Europe Needs a Brussels Commission

By Dimitar Georgiev

The dusts of the terrorist attack in Brussels on 22 March have not yet settled, but that has not prevented pundits from proclaiming their opinions on what went wrong: blaming Europe's open borders, accusing the lack of police cooperation within the European Union, pointing the finger at Belgian law enforcement, and even calling into question the future of the European project itself. What is missing, however, is a full understanding of what happened, why it happened, and what reforms would be most effective in ensuring this does not happen again without jeopardizing European values.

The people of Belgium, in fact all the people of Europe, need an investigative commission, much like the National Commission on Terrorist Attacks Upon the United States (9/11 Commission) formed by the U.S. Congress in the wake of the September 11, 2001 terrorist attacks. Initially opposed by President George W. Bush, the Commission and its 80 full-time staffers conducted probably the most sweeping investigation of a terror act in history. After a two-year inquiry, the report released on July 22, 2004 formed the most comprehensive account of the events of 9/11 and identified key areas for government action and reform. The most sweeping security and intelligence reforms in the United States, including enhanced airport security, intelligence sharing, and a new government agency (Department of Homeland Security), came as a result of the findings of the Commission.

Modeled after the 9/11 Commission, a 2016 Brussels Terrorist Attacks Commission should be chartered and funded under the auspices of the European Union. The top-down approach is necessary in order to facilitate the investigation across member states and to serve as an honest arbiter of the facts. National governments, and their institutions and officials, will have a key function, of course, but the investigation has to be European in scope and neutral in its analysis. The increasing number and intensity of terrorist attacks in Europe has shown that individual governments do not have the resources sufficient to fight the threat of terrorism on their own.

Like the 9/11 Commission, the Brussels Commission must be equally comprehensive in its investigation. However, it is of critical importance that the Brussels Commission not be an avenue for assigning blame or finger-pointing. Instead, Europeans and their leaders first need to know what happened. At its core, the investigation would be an effort to determine the basic facts. Who were the perpetrators? What, if any, were their links to international terrorist organizations? Did they travel across borders? The list goes on.

The attacks also seemed to have been carefully planned and initial reports suggest a close link with the Paris attacks in November 2015. Turkish authorities claimed to have previously arrested one of the suicide bombers. The Brussels attacks are only the latest in a string of assaults in Western Europe over the past year, including Charlie Hebdo in January 2015, the foiled Thalys train attack in August, and the Paris massacre in November. The decisions made by security services, not just in Belgium, but across the continent must be a major part of the inquiry. How information was shared between the intelligence and law enforcement agencies of various EU nations? Were their responses coordinated? What institutional obstacles, if any, did they encounter in the course of their work? The ultimate goal of a Brussels Commission is to propose ways in which European institutions can be strengthened in order to meet this evolving threat.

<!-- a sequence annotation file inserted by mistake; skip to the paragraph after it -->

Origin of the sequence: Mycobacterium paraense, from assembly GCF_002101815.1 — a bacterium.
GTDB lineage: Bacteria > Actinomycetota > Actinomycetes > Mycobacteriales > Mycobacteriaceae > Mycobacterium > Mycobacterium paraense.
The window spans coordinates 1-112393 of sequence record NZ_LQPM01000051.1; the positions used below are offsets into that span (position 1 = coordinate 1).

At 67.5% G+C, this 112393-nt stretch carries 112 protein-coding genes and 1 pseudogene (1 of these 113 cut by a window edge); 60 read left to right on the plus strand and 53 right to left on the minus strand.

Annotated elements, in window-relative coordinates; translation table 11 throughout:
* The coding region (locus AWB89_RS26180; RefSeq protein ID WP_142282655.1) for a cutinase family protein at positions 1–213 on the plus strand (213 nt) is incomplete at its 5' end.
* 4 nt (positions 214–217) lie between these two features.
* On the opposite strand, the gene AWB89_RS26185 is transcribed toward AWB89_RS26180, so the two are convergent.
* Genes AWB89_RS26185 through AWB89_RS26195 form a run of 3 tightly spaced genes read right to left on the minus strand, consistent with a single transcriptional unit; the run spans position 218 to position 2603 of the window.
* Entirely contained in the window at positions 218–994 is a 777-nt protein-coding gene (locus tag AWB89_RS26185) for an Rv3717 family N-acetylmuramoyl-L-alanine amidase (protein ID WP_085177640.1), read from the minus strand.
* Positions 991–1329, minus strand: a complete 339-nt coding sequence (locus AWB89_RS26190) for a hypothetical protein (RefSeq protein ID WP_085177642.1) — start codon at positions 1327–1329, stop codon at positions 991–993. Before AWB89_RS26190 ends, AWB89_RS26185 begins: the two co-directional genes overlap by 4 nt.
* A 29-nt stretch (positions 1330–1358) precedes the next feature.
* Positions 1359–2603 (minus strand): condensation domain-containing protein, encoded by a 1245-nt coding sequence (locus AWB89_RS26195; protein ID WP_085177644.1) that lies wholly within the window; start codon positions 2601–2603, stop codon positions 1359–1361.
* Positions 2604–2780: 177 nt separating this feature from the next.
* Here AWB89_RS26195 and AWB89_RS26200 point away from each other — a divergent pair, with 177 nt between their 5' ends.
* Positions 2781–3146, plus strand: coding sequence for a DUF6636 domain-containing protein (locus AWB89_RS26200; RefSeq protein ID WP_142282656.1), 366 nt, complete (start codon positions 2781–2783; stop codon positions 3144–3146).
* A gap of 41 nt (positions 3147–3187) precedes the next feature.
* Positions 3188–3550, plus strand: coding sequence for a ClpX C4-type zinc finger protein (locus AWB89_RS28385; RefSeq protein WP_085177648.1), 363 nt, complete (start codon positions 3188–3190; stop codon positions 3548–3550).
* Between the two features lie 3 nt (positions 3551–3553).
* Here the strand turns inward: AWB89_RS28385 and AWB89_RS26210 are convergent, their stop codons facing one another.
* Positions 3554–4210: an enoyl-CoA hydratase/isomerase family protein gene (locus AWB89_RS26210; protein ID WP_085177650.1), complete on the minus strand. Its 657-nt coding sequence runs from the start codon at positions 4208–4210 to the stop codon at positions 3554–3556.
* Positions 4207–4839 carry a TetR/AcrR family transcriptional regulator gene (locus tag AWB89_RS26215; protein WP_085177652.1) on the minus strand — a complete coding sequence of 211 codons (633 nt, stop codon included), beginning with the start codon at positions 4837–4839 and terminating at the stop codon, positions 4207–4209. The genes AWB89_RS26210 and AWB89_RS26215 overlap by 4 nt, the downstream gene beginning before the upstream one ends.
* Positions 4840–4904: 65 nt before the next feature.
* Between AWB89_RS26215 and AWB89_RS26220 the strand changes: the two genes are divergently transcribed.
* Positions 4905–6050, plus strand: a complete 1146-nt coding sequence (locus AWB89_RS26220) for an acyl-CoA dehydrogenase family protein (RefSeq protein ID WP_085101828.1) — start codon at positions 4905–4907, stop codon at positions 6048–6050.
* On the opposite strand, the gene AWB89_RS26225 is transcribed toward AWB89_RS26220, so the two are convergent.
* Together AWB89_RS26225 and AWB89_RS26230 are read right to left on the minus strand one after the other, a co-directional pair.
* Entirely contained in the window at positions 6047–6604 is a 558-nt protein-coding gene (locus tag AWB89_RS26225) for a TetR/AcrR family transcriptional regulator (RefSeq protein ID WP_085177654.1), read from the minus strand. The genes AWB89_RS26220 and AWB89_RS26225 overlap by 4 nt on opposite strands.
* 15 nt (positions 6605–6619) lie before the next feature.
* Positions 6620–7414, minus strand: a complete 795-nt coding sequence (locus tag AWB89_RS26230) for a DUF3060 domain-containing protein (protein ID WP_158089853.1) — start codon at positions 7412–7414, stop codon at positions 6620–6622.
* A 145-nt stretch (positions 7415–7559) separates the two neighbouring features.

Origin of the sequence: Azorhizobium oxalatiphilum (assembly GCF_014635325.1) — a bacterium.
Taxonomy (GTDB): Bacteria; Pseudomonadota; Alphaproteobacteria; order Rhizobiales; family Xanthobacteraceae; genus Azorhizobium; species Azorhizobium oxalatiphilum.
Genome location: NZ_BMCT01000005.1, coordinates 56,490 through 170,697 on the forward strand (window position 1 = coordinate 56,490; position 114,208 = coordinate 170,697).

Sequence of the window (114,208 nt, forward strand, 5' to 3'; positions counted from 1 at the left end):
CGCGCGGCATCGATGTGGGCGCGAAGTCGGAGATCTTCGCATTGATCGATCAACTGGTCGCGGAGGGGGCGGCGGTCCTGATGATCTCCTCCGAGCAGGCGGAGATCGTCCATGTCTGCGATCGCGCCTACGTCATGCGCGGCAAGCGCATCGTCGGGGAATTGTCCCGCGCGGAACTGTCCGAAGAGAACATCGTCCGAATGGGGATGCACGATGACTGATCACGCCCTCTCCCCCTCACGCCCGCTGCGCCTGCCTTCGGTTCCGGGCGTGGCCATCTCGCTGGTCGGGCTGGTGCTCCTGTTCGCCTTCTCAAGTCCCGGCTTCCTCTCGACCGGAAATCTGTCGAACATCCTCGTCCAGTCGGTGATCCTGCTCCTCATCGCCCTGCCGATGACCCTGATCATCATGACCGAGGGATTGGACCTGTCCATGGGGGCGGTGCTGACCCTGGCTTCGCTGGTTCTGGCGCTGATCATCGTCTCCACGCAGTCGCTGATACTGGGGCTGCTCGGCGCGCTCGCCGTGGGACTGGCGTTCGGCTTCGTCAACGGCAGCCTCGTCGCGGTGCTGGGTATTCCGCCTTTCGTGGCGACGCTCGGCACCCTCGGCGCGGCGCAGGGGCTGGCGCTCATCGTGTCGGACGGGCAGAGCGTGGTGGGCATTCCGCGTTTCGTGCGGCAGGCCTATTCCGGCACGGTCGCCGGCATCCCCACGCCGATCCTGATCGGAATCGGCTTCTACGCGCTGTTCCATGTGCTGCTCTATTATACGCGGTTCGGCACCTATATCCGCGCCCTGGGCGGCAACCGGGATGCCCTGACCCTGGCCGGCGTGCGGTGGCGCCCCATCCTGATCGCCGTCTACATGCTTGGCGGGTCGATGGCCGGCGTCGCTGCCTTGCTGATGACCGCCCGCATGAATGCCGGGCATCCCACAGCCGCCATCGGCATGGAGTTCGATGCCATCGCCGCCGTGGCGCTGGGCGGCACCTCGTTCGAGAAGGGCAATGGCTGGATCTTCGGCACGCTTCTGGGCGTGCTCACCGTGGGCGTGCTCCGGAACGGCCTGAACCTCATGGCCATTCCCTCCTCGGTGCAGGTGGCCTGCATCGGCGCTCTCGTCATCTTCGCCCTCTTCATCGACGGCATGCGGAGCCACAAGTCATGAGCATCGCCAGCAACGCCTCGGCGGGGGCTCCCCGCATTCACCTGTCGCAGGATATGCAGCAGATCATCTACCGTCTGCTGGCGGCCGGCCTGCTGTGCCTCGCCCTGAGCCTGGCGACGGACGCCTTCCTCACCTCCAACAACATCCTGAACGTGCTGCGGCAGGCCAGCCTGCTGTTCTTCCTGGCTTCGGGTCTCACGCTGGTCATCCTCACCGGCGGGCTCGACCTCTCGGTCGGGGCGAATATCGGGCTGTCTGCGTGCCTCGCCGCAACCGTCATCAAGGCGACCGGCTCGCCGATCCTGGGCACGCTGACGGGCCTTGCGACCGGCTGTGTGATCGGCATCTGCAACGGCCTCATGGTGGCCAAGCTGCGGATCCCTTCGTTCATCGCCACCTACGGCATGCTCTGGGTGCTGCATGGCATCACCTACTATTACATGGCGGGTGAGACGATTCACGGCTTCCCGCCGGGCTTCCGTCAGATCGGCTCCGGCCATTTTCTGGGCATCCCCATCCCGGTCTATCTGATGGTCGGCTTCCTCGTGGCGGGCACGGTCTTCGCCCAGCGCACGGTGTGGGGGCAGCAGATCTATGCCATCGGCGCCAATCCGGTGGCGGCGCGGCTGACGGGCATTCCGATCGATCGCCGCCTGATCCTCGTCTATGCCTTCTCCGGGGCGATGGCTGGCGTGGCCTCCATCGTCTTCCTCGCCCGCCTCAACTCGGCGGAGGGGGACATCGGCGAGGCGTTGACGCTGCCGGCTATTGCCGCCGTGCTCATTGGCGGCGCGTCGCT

A Brussels Commission can only be successful if its work is shielded from political pressures. Thus, it must be independent from national governments, their politicians, and interests groups. Although it will be accountable to the political leadership of the European Union, the members of the Brussels Commission themselves should not be subjected to the pressures of elected office, either at the national or European level. Instead, as with the 9/11 Commission, the full-time staffers have to be established researchers in a myriad of fields, such as terrorism and counterterrorism, policing and intelligence, and governance.

The Brussels Commission team would also benefit from the expertise of American counterparts who were part of the 9/11 Commission. The value of such experience should not be underestimated. Washington is home to many skilled and well-respected think tanks, and has a non-governmental research apparatus unmatched anywhere in the world. Equally important is the expertise the U.S. Intelligence Community would be able to contribute to the work of the Brussels Commission.

The attacks in Brussels on 22 March delivered a blow that was aimed not just against the citizens of Belgium and their beautiful capital. The attack was against the Capital of our European Union, the unfinished experiment that brings us together and binds us, that lifts us and makes us better. The fear and anxiety, felt across the continent, of the unknown, of the unexpected, and of the unpredictable is understandable. The role of our European political leaders is to remain steadfast and resist the natural human inclination to retreat from daunting challenges. That is what terrorists aim to do - to scare and divide. Today, we care for our wounded and bury our dead. But tomorrow, we must renew our determination to confront the threats facing our common European society head on. We must reaffirm our resolve to continue building and perfecting our Union and upholding its core values - freedom, the rule of law, and respect for human rights.

Dimitar Georgiev is a global strategy and operations analyst at the Crumpton Group LLC, where he specializes in emerging markets in the Middle East and Africa, global trade, and technology. He is also a 2016 International Trade Fellow at Young Professionals in Foreign Policy.